Does your child have ADHD?
ADHD (attention deficit hyperactivity disorder) is actually a collective term for a group of characteristics and behaviour patterns which are normally seen in one individual. The most common symptoms include impulsive behaviour, a short attention span, being easily distracted and restless activity. ADHD is also often linked to other disorders related to anxiety and sleep issues, which are usually made worse as a side effect.
You would often begin to notice the symptoms of ADHD at an early age, although they can easily be confused with other behavioural problems and don’t necessarily indicate an underlying condition immediately. When children begin school it usually serves as a catalyst for their symptoms to become more obvious, and in comparison to the way other children respond to this significant lifestyle change it normally becomes easier to spot the signs of ADHD. Children who have the disorder won’t normally adapt as well to being around new people and applying themselves to activities and learning at school, which can be frustrating for them as well as the parents. Between the ages of 5-12 is the time when most children would eventually be diagnosed with ADHD.
As children get older it is common for them to learn more control over their symptoms and improve their behaviour, and some people can effectively hide most signs of the disorder by the time they reach adulthood. However, this is not always the case by any means. Unfortunately ADHD disproportionately affects children with learning difficulties or other behavioural problems which can make their entire school life more difficult, and therefore struggle to adapt as well as other children even at later stages of their development.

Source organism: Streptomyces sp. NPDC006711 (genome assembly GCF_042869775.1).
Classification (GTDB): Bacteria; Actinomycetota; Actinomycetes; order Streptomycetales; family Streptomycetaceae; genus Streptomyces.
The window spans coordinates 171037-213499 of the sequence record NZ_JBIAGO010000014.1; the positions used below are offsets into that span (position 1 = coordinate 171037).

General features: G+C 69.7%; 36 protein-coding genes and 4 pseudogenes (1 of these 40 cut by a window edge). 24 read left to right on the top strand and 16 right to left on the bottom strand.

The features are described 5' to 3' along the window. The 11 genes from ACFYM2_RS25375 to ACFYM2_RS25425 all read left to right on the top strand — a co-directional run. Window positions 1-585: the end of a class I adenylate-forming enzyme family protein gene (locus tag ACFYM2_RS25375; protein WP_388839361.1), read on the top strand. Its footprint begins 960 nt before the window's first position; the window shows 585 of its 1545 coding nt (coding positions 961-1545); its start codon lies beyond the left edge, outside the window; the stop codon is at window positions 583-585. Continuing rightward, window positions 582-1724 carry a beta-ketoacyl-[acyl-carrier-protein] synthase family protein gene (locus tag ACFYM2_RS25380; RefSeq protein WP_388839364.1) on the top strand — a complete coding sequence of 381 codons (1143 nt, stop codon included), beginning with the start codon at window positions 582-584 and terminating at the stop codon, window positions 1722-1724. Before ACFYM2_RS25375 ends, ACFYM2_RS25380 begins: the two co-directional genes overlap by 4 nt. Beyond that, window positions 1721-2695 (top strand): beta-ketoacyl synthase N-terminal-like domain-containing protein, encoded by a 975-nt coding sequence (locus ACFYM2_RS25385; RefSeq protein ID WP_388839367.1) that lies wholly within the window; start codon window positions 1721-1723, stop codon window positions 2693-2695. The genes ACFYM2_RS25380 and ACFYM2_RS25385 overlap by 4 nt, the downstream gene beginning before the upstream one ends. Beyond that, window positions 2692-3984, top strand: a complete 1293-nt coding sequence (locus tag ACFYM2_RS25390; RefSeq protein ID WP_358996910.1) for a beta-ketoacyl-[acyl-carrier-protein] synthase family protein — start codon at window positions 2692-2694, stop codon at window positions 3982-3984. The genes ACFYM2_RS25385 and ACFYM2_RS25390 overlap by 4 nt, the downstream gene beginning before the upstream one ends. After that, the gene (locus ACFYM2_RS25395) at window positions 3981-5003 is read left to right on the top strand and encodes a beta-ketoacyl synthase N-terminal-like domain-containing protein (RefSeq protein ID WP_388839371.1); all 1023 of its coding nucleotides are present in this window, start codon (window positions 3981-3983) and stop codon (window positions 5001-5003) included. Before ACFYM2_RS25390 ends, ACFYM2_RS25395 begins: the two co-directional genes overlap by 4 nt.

It’s important to bear in mind that not all children who struggle to concentrate and pay attention are going to have problems later in life, and most phases of behavioural problems do not lead to an ADHD diagnosis. A specialist will be able to judge the difference over a period of time, so if you are unsure it’s important to ask for support from your GP and other professionals. This is also the best course of action if in adult life you suspect you suffer from ADHD which was never diagnosed when you were younger.
Rough estimates suggest around 2-5% of the population could be affected by the disorder, so it isn’t that rare and the chances are there are millions of people living with ADHD and no proper diagnosis or help. There is little concrete information about the origins of the disorder, but we do know that it is genetic so a family history makes it more likely that an individual will be diagnosed. Problems during pregnancy have also been tentatively linked to ADHD, including drug or alcohol abuse.
ADHD is treatable and manageable although there is no cure as such. Behavioural therapy can be beneficial for both children and adults, although medication to help counteract the strong feelings associated with the disorder is the most common option. Day-to-day life can be disrupted when living with ADHD, but with a good balance of helpful medication and a supportive network of family and friends, many children grow up to live comfortably with their disorder.